• Hi Bonnie… Unfortunately, only your vet knows what meets his/her own guidelines. There are plenty of by-product-free dog foods out there. That’s why I created this website. Our 4 and 5-star dog foods are a great place to start.

    Since I’m not a veterinarian, I cannot provide health advice or specific product recommendations. Please see our FAQ page. Or check back for a possible response from one of our readers.

  • Bonnie

    One other thing I noted. Since starting on the iams low red canned she seems hungry all the time coming to get me and take me to her dish. She had been on solid gold dry and never noticed before. Is the behavior valid or greed. Minister schnauzer at 12 pounds.

  • Jonathan

    Bonnie, you can also ask you vet about using a gentle plant-based laxative like senna if he doesn’t already have you dog on one. I would almost wonder if giving your pup a whole raw chicken wing once a day could help keep the ol’ pooper moving better.

    After all, their digestive tract was designed, by millions of years of evolution, to break down raw animal protein and bones. Now we feed them baked pellets from a bag. Go figure they have all these problems.

    And it’s the conceit that we can just make a different version of the same trash to fix the problems that bugs me. I think when a dog starts having food related problems, vets should be prescribing raw diets, or at least high meat content food.

    They would be if they actually did any of their own research beyond what Hill’s and Purina teaches them on the all expense paid weekend nutrition seminar resorts.

    Did you know that Hill’s gives free dog or cat food to vet students for the entire time they are in school?


  • Bonnie

    Thanks! That was my take on it as well. Is it correct thinking that brands such as the previous two and Wellness which contain no byproducts,fillers etc would be a good choice. The vet ordered the nutritional info from the companies and “will get back to me”. My take is that it is about absorption of nutrients and high moisture content to promote healthy movement.

  • Jonathan

    Bonnie, the “reason” why is that this food hasn’t been formulated for that problem by some big multi-national profit-first corporation that tells your vet it’s good for a particular problem.

    While the Low Res. formula may “work” for it’s intended purposes, it certainly isn’t real food. You should research some all natural remedies on line from reputable pet nutritionists.

    Mike won’t be able to recommend anything because he reviews dog foods based on ingredient quality only. Please see the new FAQ section.

    But, in any account, good luck.

  • Bonnie

    My girl was prescribed IAMS lw residue fir megacolon and obstipation. I’m concerned
    About byproducts but was told both party animal and solid gold did not meet the guidelines the vet recommends. I’d like to know why and if there is something out there to use with no by products.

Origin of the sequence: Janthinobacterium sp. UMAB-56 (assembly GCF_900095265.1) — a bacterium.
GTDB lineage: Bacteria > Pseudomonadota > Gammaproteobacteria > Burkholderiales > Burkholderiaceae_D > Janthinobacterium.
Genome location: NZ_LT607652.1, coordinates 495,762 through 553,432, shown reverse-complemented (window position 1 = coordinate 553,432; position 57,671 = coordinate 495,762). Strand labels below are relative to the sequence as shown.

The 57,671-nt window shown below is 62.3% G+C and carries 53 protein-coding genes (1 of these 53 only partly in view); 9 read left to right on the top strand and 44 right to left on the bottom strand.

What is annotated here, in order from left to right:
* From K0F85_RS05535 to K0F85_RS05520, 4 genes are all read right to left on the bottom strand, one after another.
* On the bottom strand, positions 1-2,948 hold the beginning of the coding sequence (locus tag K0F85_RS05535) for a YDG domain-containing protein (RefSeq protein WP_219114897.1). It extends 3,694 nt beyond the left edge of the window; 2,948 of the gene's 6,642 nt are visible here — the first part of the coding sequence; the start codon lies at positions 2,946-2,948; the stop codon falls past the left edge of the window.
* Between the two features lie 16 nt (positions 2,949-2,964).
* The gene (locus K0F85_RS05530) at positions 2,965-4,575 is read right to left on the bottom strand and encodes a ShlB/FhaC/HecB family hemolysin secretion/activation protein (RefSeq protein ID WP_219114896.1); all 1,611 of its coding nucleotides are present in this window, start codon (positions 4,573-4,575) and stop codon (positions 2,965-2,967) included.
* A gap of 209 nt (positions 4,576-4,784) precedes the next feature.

• BoBo’s mom

    Hi Mike,

    Thank you for your help and share those useful information to us! I really enjoyed finding this website it is so helpful.

    Thank you again for taking the time to response.

    BoBo’s mom

  • Hi BoBo’s Mom… Yes, when you see the word “proteinated” attached to a mineral (like zinc or copper), it means the ingredient is chelated. But his has nothing to making a food more digestible. It only improves the absorption of the minerals themselves. Hope this helps.

  • BoBo’s mom

    Hi Mike,

    Thank you so much for your response and let me know that “Crude protein” is an estimate protein.

    One more question about Party Animal ‘s “Dry” Dog Food – California Chicken Recipe.

    Can you do me a favor to analyze this dry food when you are available?

    I found Zin Proteinate, Iron Proteinate, and Copper Proteinate in California Chicken Recipe Dry Dog Food, is that a chelated minerals? Will this help dogs to digest the food?

    Thank you again!

    Happy Holidays!

  • Hi BoBo’s Mom… Crude protein isn’t a special kind of protein. It’s a special “indirect” method that’s used to measure the protein content of a food. Instead of reporting the true protein content of a food (an expensive and time consuming process), a manufacturer measures the nitrogen content of the formulation and then multiplies that number by 6.25

    Hope this helps.

  • BoBo’s mom

    Hi Mike,

    Thank you so much for sharing those information to us.

    Can you please tell me what different between crude protein/fat and protein/fat?

    I found the list on Party Animal dry dog food it showed crude protein/fat, and I don’t know how much protein and fat in this food.

    Thank you so much!

    Merry Christmas and Happy New Year!

  • Hi P Jacob… Although not impossible, these exact same figures sound very unlikely. I’d recommend contacting Party Animal customer service department for an answer. If you do, please be sure to share what you find out.

  • P. Jacob

    I’m suspicious of Party Animal since ALL of their canned products have the exact same calorie content – according to what is stated on their cans. So no matter if it is beef or chicken or turkey or fish, etc. they say the calorie content is exactly 378.6 calories. What do you think?